In under one year, Ocado Group (LSE: OCDO) has gone from being one of the most derided stocks on the market to something of a darling among investors.
A series of licencing deals with international retail giants have seen loyal holders rewarded with a 350% rise in the share price between late November and late July, helped by a squeeze on short sellers — those who questioned its ability to ever come good and bet that its value would eventually fall.
This makes today’s Q3 trading update from the Hatfield-based company — covering the 13 weeks to 2 September — all the more fascinating to read.
The robots are here
The £6.2bn cap saw retail revenue rising 11.5% to £348.6m compared to the same three months in 2017. This was in line with guidance, albeit slightly down on the 11.7% achieved over the first half of the current financial year.
The average number of orders received per week by the company rose by almost exactly the same percentage to 283,000, with the average value of baskets pretty much identical to that reported from the last Q3 (£106.26). Since the latter has been gradually falling over recent years, this is actually quite encouraging.
The only other numbers released by the company today related to its balance sheet. Supported by recent placings, Ocado had cash (and equivalents) of £406.1m and borrowings of £281.2m at the start of September.
In addition to these numbers, the market was also treated to an update on the company’s new Customer Fulfilment Centres (or robotic warehouses) at Andover and Erith. The second of these, due to be “the largest automated warehouse for online grocery in the world” when running at full capacity, processed more than 20,000 orders last week, just 14 weeks after opening.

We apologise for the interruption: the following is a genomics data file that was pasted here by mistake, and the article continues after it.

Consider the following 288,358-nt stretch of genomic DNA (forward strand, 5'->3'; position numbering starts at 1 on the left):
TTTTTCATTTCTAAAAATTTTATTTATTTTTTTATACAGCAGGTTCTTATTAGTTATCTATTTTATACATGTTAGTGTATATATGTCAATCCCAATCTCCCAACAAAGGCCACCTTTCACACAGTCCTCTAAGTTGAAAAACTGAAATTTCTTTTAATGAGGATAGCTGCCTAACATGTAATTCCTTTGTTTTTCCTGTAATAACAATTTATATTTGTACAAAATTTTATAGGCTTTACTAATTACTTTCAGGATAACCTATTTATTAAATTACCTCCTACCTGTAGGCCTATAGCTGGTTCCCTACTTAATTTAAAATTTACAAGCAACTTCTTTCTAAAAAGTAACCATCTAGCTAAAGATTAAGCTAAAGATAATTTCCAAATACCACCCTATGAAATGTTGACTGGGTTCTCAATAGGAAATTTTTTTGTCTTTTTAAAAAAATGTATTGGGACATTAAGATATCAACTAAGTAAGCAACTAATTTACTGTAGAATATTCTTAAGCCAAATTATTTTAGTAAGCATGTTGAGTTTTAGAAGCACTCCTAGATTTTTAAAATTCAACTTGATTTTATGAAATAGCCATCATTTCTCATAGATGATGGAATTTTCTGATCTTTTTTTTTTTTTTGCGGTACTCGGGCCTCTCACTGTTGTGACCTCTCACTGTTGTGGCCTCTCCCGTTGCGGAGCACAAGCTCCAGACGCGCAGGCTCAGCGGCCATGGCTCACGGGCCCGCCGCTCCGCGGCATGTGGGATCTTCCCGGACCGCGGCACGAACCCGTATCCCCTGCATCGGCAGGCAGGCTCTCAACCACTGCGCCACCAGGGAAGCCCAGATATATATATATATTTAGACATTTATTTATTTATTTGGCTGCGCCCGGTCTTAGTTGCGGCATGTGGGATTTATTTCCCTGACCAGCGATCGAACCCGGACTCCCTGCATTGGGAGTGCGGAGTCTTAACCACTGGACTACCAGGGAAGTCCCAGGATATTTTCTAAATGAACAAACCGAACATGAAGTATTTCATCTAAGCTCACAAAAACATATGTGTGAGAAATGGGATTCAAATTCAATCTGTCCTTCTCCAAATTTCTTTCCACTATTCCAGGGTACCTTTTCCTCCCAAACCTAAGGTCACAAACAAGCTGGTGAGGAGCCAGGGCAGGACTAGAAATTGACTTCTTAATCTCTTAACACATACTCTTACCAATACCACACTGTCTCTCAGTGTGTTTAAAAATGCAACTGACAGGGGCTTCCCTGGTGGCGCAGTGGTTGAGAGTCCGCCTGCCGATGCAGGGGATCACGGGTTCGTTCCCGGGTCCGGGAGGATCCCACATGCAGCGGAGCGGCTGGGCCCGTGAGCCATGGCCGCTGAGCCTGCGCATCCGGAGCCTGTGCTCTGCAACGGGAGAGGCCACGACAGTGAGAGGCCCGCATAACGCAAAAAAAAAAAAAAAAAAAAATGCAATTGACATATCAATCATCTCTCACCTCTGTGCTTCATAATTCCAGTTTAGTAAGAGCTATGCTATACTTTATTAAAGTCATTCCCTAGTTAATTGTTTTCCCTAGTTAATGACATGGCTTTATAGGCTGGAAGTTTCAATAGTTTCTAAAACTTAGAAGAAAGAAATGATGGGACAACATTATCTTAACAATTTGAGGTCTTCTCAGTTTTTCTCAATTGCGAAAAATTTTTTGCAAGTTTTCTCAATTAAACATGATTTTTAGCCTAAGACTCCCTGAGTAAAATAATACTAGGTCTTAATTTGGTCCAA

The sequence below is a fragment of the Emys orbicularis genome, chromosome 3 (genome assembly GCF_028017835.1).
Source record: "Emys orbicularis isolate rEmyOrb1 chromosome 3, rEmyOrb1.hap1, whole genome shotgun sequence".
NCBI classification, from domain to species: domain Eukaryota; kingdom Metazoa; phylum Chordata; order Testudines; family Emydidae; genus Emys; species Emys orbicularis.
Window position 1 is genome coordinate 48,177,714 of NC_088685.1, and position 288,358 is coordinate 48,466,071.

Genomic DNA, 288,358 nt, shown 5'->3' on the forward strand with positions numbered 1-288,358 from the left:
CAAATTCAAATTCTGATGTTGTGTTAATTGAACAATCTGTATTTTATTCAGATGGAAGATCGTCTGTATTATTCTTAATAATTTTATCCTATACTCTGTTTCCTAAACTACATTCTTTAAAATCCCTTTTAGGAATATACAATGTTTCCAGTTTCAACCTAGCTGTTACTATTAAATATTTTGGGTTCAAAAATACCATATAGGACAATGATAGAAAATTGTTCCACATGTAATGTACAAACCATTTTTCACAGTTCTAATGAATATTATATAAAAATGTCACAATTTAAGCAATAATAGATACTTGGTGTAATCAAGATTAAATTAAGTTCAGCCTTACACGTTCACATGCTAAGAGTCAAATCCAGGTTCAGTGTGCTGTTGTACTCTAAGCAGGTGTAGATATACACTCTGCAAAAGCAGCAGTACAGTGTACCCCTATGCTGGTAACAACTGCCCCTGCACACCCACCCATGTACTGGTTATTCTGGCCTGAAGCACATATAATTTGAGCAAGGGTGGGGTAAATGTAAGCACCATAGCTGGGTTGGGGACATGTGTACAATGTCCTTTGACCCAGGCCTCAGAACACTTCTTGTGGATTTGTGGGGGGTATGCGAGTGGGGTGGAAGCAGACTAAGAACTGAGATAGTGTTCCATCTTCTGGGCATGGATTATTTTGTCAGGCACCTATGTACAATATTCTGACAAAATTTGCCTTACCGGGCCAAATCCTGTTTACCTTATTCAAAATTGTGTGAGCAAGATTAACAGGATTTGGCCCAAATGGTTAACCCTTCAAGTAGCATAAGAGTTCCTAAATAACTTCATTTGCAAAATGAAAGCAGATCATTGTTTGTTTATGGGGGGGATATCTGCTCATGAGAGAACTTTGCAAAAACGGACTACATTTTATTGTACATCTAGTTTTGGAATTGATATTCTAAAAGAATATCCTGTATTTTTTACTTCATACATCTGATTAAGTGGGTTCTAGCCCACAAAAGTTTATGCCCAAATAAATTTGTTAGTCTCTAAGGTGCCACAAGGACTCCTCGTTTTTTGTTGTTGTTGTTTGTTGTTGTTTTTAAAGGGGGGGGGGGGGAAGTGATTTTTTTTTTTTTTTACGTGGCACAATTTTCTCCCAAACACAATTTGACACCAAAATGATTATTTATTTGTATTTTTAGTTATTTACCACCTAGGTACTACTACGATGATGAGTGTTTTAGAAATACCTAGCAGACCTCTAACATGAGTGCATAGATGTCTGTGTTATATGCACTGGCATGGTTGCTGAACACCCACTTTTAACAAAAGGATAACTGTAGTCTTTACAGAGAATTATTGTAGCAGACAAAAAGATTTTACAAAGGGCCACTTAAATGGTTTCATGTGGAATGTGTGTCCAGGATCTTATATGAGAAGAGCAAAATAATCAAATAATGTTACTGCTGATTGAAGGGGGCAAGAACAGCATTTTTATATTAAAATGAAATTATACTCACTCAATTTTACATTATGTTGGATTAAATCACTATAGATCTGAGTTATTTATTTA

Since last looking at the stock in July — and voicing my concern on its rapidly-approaching-ridiculous valuation based on conventional metrics — it had fallen roughly 17% before today. Clearly, the positive reaction to today’s news will address this somewhat. Nevertheless, I remain wary.
With regard to its licencing deals, the company remained fairly tight-lipped, merely stating that it was “on track to deliver a significant number of new CFCs” for its partners in the years ahead. If I were a holder, I can’t help but think I’d want a bit more information, particularly as so much of the support surrounding the share price rests on these deals.
The fact that CEO Tim Steiner recently relinquished almost 10 million shares for a sum of over £100m is also something of a red flag in my book. Although management disposes of stock for a wide variety of reasons, a sale of this magnitude suggests that even he thinks Ocado’s share price may have peaked for now. In addition to this, the fact that only 2.5% of Ocado’s stock is now being borrowed and sold implies that the days of short sellers running to the hills are very much over.
All this isn’t necessarily problematic if Ocado takes up only a very modest proportion of your portfolio, if you are sufficiently diversified elsewhere and have time on your side.
However, even if it does deliver on its commitment to change the grocery retail landscape, I still think there are simply far less speculative stocks offering greater value (not to mention seemingly secure dividend streams) elsewhere in the market’s top tier.
Paul Summers has no position in any of the shares mentioned. The Motley Fool UK has no position in any of the shares mentioned. Views expressed on the companies mentioned in this article are those of the writer and therefore may differ from the official recommendations we make in our subscription services such as Share Advisor, Hidden Winners and Pro. Here at The Motley Fool we believe that considering a diverse range of insights makes us better investors.